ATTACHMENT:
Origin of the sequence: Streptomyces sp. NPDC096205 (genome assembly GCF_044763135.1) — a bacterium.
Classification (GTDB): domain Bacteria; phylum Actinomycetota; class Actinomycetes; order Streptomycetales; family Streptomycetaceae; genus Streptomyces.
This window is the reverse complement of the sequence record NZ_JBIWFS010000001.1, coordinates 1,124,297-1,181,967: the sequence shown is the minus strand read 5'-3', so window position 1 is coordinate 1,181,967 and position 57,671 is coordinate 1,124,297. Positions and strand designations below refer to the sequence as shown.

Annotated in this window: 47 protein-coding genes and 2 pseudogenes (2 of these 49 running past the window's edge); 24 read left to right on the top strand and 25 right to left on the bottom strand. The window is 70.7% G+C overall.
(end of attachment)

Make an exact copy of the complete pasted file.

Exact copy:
Origin of the sequence: Streptomyces sp. NPDC096205 (genome assembly GCF_044763135.1) — a bacterium.
Classification (GTDB): domain Bacteria; phylum Actinomycetota; class Actinomycetes; order Streptomycetales; family Streptomycetaceae; genus Streptomyces.
This window is the reverse complement of the sequence record NZ_JBIWFS010000001.1, coordinates 1,124,297-1,181,967: the sequence shown is the minus strand read 5'-3', so window position 1 is coordinate 1,181,967 and position 57,671 is coordinate 1,124,297. Positions and strand designations below refer to the sequence as shown.

Annotated in this window: 47 protein-coding genes and 2 pseudogenes (2 of these 49 running past the window's edge); 24 read left to right on the top strand and 25 right to left on the bottom strand. The window is 70.7% G+C overall.